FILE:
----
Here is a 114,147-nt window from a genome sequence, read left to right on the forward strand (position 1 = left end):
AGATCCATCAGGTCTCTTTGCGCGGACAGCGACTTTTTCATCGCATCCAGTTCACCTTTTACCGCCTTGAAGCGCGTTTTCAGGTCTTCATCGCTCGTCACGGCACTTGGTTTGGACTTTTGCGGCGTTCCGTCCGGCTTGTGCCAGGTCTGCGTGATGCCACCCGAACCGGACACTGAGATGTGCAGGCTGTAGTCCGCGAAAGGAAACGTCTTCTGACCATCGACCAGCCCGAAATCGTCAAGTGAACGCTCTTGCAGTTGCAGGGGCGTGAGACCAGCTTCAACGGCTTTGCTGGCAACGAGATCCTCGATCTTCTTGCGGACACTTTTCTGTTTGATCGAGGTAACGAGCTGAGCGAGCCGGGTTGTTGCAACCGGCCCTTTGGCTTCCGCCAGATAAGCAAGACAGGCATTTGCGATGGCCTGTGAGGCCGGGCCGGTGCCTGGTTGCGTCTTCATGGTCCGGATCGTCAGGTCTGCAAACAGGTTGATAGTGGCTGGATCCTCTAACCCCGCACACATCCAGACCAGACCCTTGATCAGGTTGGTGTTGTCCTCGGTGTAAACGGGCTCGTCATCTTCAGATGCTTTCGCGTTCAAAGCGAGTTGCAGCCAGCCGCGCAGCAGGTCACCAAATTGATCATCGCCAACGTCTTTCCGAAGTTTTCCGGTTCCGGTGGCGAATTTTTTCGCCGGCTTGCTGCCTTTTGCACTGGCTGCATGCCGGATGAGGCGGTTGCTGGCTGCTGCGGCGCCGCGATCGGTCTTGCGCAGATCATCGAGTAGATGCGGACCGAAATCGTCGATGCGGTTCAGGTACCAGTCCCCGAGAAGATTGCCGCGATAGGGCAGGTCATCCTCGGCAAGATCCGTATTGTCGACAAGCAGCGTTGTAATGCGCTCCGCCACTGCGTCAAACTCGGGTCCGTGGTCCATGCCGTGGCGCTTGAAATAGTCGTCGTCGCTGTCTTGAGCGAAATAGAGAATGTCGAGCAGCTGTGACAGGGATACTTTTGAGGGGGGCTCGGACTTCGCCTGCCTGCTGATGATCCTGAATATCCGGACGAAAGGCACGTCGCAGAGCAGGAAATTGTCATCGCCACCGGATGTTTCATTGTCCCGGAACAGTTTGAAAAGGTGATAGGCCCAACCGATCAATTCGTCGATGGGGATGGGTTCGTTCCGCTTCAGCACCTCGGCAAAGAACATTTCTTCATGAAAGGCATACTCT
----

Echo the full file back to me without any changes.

Here is a 114,147-nt window from a genome sequence, read left to right on the forward strand (position 1 = left end):
AGATCCATCAGGTCTCTTTGCGCGGACAGCGACTTTTTCATCGCATCCAGTTCACCTTTTACCGCCTTGAAGCGCGTTTTCAGGTCTTCATCGCTCGTCACGGCACTTGGTTTGGACTTTTGCGGCGTTCCGTCCGGCTTGTGCCAGGTCTGCGTGATGCCACCCGAACCGGACACTGAGATGTGCAGGCTGTAGTCCGCGAAAGGAAACGTCTTCTGACCATCGACCAGCCCGAAATCGTCAAGTGAACGCTCTTGCAGTTGCAGGGGCGTGAGACCAGCTTCAACGGCTTTGCTGGCAACGAGATCCTCGATCTTCTTGCGGACACTTTTCTGTTTGATCGAGGTAACGAGCTGAGCGAGCCGGGTTGTTGCAACCGGCCCTTTGGCTTCCGCCAGATAAGCAAGACAGGCATTTGCGATGGCCTGTGAGGCCGGGCCGGTGCCTGGTTGCGTCTTCATGGTCCGGATCGTCAGGTCTGCAAACAGGTTGATAGTGGCTGGATCCTCTAACCCCGCACACATCCAGACCAGACCCTTGATCAGGTTGGTGTTGTCCTCGGTGTAAACGGGCTCGTCATCTTCAGATGCTTTCGCGTTCAAAGCGAGTTGCAGCCAGCCGCGCAGCAGGTCACCAAATTGATCATCGCCAACGTCTTTCCGAAGTTTTCCGGTTCCGGTGGCGAATTTTTTCGCCGGCTTGCTGCCTTTTGCACTGGCTGCATGCCGGATGAGGCGGTTGCTGGCTGCTGCGGCGCCGCGATCGGTCTTGCGCAGATCATCGAGTAGATGCGGACCGAAATCGTCGATGCGGTTCAGGTACCAGTCCCCGAGAAGATTGCCGCGATAGGGCAGGTCATCCTCGGCAAGATCCGTATTGTCGACAAGCAGCGTTGTAATGCGCTCCGCCACTGCGTCAAACTCGGGTCCGTGGTCCATGCCGTGGCGCTTGAAATAGTCGTCGTCGCTGTCTTGAGCGAAATAGAGAATGTCGAGCAGCTGTGACAGGGATACTTTTGAGGGGGGCTCGGACTTCGCCTGCCTGCTGATGATCCTGAATATCCGGACGAAAGGCACGTCGCAGAGCAGGAAATTGTCATCGCCACCGGATGTTTCATTGTCCCGGAACAGTTTGAAAAGGTGATAGGCCCAACCGATCAATTCGTCGATGGGGATGGGTTCGTTCCGCTTCAGCACCTCGGCAAAGAACATTTCTTCATGAAAGGCATACTCT